Overall, this was a spooky little short film and it’s cool Full Moon restored it, so it can be seen. At some point it is said that they intend to put all three segments together as intended, but for now The Evil Clergyman is available for free streaming on Tubi and Full Moon’s own streaming channel. Trancers: City of Lost Angels can be seen on Amazon and Full Moon streaming, too. Dungeonmaster 2 seems to be the only segment left to be yet restored, but time will tell if that will emerge out of obscurity, too.

-MonsterZero NJ

*Sources: Wikipedia, IMDB and the segment’s own opening notice.

Rated 3 (out of 4) rats without human faces.

 

 

 

 

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Trailer for the Pulse Pounders anthology including The Evil Clergyman…

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TOMB OF NOSTALGIA: DOLLS (1987)

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DOLLS (1987)

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Dolls is the third picture directed by Stuart (Re-Animator) Gordon to be produced by Brian Yuzna for release by Charles Band’s Empire Pictures. It tells the story of seven year-old Judy (Carrie Lorraine) who is on vacation in the English countryside with her father, David (Ian Patrick Williams) and her shrew of a step-mother, Rosemary (Carolyn Purdy Gordon). A storm strands them and three other people (Bunty Bailey, Cassie Stuart and Stephen Lee) at an old mansion inhabited by a charming old couple, Gabriel (Guy Rolfe who played Andre Toulon in Band’s Puppet Master series) and Hilary (Hilary Mason) Hartwicke. Gabriel is a toy maker and the house is filled with old dolls he’s made. At night Judy thinks she sees one of the young women dragged off by “little people”. Her parents don’t believe her, but kind-hearted Ralph (Lee) does and the two soon find out, to their horror, that the Hartwicke’s dolls are frighteningly alive and quite homicidal when you piss them off.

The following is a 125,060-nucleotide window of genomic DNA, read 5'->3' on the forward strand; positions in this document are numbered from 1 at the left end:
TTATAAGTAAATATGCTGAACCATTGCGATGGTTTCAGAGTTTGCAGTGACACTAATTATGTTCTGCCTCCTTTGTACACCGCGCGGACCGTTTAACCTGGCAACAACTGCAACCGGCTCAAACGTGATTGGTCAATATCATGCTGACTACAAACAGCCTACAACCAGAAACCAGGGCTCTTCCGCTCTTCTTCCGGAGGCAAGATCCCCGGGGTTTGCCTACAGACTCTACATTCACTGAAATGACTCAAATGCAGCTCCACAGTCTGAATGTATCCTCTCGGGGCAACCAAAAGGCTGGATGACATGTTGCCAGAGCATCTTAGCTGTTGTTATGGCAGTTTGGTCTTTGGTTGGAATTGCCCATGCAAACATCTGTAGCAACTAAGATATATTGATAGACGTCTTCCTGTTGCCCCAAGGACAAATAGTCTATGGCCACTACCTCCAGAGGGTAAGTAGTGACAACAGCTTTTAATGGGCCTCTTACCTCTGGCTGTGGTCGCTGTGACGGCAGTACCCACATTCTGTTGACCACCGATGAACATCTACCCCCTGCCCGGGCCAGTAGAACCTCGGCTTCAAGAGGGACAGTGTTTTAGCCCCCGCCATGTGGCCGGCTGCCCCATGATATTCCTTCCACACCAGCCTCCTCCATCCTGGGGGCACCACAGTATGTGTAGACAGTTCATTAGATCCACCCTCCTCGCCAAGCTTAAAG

Written by Ed Naha (Honey, I Shrunk The Kids) and directed by Gordon, this is an amusing 80s horror flick, though a step down from Re-Animator and The Beyond. What makes the film a little uneven is that Gordon can’t seem to decide whether he wants to make it a dark fairytale or an outright horror film. There are some very violent moments with some graphic gore, then there are sequences that are more darkly whimsical. It’s not totally off-putting, but doesn’t help the overall film that there are tonal shifts. Sometimes it seems this is a spooky tale for kids in the spirit of R.L. Stine’s Goosebumps series, that would premiere five years later, but then there are some very vicious and violent moments. The Hartwicke’s seem like well-meaning folk with some strange powers, yet their dolls do commit some very nasty and cruel acts. So, are these dolls to be viewed as good, as they only harm those with ill-intent, or are they something we should be afraid of, as they can be very violent. It makes things a bit uneven and when we get an explanation, we’re still not sure the kindly old couple are to be completely trusted. There are some spooky moments and the gore and prosthetics are well done, as is some stop-motion animation from the late, great David Allen. It’s an OK horror thriller that could have been something better had it picked a tone and stuck with it. In it’s favor, the 80s nostalgia does help a lot when viewed today.